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Abstract/Notes: O método Montessori, como se convencionou chamar a perspectiva pedagógica derivada do trabalho de Maria Montessori (1870-1952), foi desenvolvido, principalmente, ao longo da primeira metade do século XX. Até hoje, no entanto, há escolas, publicações e cursos para professores sendo criados em todo o mundo. Desde o início de sua história, a pedagogia montessoriana aparece frequentemente na mídia de vários países do mundo, e, em alguns momentos da história, representou tanto um fenômeno midiático quanto editorial (KRAMER, 1988). Esta pesquisa trabalhou com um arquivo de textos midiáticos, publicados desde 1911 nos Estados Unidos da América e dedicou-se à análise e à interpretação de um corpus de textos da mesma natureza. Uma ênfase da análise foi dada aos textos publicados entre os anos 2000 e 2015. O aporte teórico das análises e das reflexões expostas aqui é a Análise de Discurso filiada aos estudos do inconsciente e da ideologia, iniciada na França, por Michel Pêcheux, e desenvolvida e ampliada no Brasil por autoras como Eni Orlandi. A história da perspectiva pedagógica de que tratamos já foi explorada antes por diversos autores (STANDING, 1962; KRAMER, 1988; POVELL, 2010, entre outros), mas poucos tangenciaram o trabalho da mídia quanto a essa pedagogia, embora mencionem a importância desta mesma instância de produção, e nenhuma das publicações emprega a perspectiva discursiva, que pode oferecer outros pontos de vista e permite a interlocução de diversas áreas de estudo. Os resultados obtidos com esta pesquisa apontam para uma direção previsível e duas bifurcações importantes desta. Em primeiro lugar, como propõe a teoria da Análise de Discurso, a produção discursiva é atravessada pela ideologia, e, assim, os textos com que trabalhamos fazem parte de um conjunto de sentidos e proposições que harmonizam com o verdadeiro, como operado pela ideologia dominante. Isso tem duas consequências específicas para este corpus. Por um lado, os sentidos que caracterizam o método Montessori são vinculados a valores não estranhos ao neoliberalismo e ao discurso empreendedor: fala-se muito de diversão, e, ao mesmo tempo, de alto desempenho, liberdade, sucesso, escolha individual e liderança. Por outro lado, há uma contradição muito presente entre caracterizar-se Montessori como uma pedagogia alternativa e dizer-se que Montessori é só uma via diversa para se alcançar os mesmos fins: alto desempenho acadêmico e sucesso financeiro. Em segundo lugar, notamos a proeminência do ponto de vista adulto sobre o possível ponto de vista infantil. Os textos, especialmente a partir de 2011, fazem sentido, com frequência, construindo as vantagens que a pedagogia montessoriana representa para o adulto, segundo uma perspectiva corporativa ou empreendedora. Por meio de nossa análise, pudemos caracterizar a configuração do discurso midiático sobre o método Montessori nos Estados Unidos e compreender como os sentidos se articulam para fazer de Montessori uma perspectiva válida e positiva, ao mesmo tempo, silenciando os sentidos que, ligados a ela, poderiam ser desarmônicos e, até mesmo, arriscados para a hegemonia do verdadeiro sobre a criança e sobre a educação. [The Montessori method, as the pedagogical perspective derived from the work of Maria Montessori (1870-1952) is usually called, was developed mainly during the first half of the twentieth century. To this day, however, there are schools, publications and courses for teachers being created around the world. From the beginning of its history, Montessori pedagogy has frequently appeared in the media of several countries, and at some moments in history has represented both a mediatic and editorial phenomenon (KRAMER, 1988). This research relies on an archive of media texts published since 1911 in the United States of America and is focused on the analysis and interpretation of a corpus of texts of the same nature. Emphasis was given to those texts published between the years 2000 and 2015. The theoretical foundation for the analyzes and reflections exposed here is the Discourse Analysis affiliated to the studies of the unconscious and the ideology, initiated in France by Michel Pêcheux, and developed and expanded in Brazil by authors such as Eni Orlandi. The history of the pedagogical perspective that we have dealt with has already been explored by several authors (STANDING, 1962, KRAMER, 1988, POVELL, 2010 and others), but few have touched on the work of the media in relation to this pedagogy, although they recognize its relevance, and none of the publications adopts the discursive perspective, which can offer other points of view, allowing the interlocution with several areas of study. The results obtained with this research point to a predictable direction, and two important and novel bifurcations. First, as the theory of discourse analysis proposes, discursive production is traversed by ideology, and thus the texts we work with are part of a set of meanings and propositions that harmonize with the truth, as operated by the dominant ideology. This, in turn, has two specific consequences for this corpus. On the one hand, the meanings that characterize the Montessori method are linked to values not unfamiliar to neoliberalism and entrepreneurial discourse: much is said of fun, and at the same time high performance, freedom, and success, individual choice, and leadership. There is a very present contradiction between characterizing Montessori as an alternative pedagogy and saying that Montessori is only an alternative way to achieve the same ends: high academic performance and financial success. Secondly, we notice the prominence of the adult point of view over the possible infantile one. The texts, especially as of 2011, often make sense from the advantages that the Montessori pedagogy represents for the adult, from a corporate or entrepreneurial perspective. Through our analysis, we have been able to characterize the configuration of the media discourse on the Montessori method in the United States and to understand how the senses are articulated to make Montessori a valid and positive pedagogical perspective, while silencing the meanings that could, if linked to that, be disharmonious, and we would say risky, for the hegemony of the truth about the child and about education.]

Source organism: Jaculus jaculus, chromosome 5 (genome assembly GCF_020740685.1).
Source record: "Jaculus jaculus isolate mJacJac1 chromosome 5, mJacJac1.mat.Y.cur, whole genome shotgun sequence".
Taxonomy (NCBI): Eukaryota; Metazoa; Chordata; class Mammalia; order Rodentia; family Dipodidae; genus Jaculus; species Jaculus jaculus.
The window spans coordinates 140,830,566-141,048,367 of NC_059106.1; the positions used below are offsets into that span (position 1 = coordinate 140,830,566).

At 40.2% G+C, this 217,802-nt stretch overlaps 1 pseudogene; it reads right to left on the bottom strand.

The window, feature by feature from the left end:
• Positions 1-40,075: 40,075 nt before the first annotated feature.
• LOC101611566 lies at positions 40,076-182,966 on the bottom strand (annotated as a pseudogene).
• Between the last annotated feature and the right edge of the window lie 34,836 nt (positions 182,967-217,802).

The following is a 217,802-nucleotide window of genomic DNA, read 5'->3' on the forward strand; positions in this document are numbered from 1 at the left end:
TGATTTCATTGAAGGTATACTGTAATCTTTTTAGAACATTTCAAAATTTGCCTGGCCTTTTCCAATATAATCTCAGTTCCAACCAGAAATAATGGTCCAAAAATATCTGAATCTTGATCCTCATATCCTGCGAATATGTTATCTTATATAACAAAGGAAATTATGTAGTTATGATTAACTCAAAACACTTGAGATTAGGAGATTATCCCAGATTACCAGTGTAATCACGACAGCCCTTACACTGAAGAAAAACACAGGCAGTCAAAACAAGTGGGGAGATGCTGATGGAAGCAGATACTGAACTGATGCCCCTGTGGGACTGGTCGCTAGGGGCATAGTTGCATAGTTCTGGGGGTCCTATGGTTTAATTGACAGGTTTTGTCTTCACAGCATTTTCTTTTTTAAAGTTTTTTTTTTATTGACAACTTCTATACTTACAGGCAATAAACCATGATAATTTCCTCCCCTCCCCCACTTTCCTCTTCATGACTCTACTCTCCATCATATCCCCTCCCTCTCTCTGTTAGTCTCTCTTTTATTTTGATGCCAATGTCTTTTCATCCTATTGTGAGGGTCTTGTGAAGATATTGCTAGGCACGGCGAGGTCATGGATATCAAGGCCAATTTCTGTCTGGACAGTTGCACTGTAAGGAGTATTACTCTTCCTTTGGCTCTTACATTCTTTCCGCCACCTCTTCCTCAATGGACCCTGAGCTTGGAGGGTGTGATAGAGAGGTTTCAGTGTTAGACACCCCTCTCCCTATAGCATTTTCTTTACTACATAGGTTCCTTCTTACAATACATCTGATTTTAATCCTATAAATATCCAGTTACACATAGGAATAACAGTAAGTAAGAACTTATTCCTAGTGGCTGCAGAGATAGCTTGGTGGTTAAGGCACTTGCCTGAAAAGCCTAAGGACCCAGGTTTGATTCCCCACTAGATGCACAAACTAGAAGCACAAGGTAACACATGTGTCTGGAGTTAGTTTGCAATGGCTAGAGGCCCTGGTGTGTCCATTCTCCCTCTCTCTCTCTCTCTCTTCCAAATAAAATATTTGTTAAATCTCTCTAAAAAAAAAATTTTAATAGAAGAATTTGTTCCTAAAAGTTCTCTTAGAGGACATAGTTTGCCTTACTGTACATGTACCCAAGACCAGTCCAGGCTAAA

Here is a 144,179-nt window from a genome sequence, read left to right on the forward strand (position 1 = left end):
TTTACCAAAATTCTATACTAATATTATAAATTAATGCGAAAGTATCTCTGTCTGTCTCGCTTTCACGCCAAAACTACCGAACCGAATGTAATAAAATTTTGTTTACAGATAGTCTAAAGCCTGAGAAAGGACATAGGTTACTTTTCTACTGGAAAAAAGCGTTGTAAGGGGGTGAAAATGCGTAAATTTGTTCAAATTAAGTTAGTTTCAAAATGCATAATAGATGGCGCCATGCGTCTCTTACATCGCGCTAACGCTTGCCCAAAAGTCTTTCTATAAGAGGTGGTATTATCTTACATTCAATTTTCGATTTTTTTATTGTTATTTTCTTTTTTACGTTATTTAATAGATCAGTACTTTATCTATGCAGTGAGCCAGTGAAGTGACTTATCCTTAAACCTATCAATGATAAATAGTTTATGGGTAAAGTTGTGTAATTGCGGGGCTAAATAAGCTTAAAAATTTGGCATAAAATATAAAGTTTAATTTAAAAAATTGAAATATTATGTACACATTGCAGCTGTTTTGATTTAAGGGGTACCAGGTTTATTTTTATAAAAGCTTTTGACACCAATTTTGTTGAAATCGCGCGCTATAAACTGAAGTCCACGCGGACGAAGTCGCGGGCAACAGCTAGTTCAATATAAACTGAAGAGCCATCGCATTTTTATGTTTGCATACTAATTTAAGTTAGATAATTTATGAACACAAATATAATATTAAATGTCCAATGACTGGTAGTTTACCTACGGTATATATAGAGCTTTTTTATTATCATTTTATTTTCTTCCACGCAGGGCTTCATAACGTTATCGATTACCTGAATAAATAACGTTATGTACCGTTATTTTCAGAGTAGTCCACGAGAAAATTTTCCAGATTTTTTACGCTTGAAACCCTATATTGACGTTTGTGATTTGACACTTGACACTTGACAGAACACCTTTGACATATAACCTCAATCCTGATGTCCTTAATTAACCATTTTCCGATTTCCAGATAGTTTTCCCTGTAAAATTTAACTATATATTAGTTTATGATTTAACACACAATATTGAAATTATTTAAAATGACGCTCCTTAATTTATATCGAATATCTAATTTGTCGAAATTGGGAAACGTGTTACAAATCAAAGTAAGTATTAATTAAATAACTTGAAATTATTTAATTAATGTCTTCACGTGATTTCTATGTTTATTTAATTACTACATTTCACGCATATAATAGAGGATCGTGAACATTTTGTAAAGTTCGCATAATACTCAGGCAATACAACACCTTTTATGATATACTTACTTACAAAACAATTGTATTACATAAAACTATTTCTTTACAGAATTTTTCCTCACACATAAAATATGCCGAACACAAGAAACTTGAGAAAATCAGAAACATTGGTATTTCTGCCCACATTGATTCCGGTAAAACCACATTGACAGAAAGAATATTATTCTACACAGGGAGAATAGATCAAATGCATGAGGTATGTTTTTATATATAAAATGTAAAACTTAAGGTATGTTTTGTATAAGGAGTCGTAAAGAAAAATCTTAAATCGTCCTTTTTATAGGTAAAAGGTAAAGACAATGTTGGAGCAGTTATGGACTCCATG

Language: Portuguese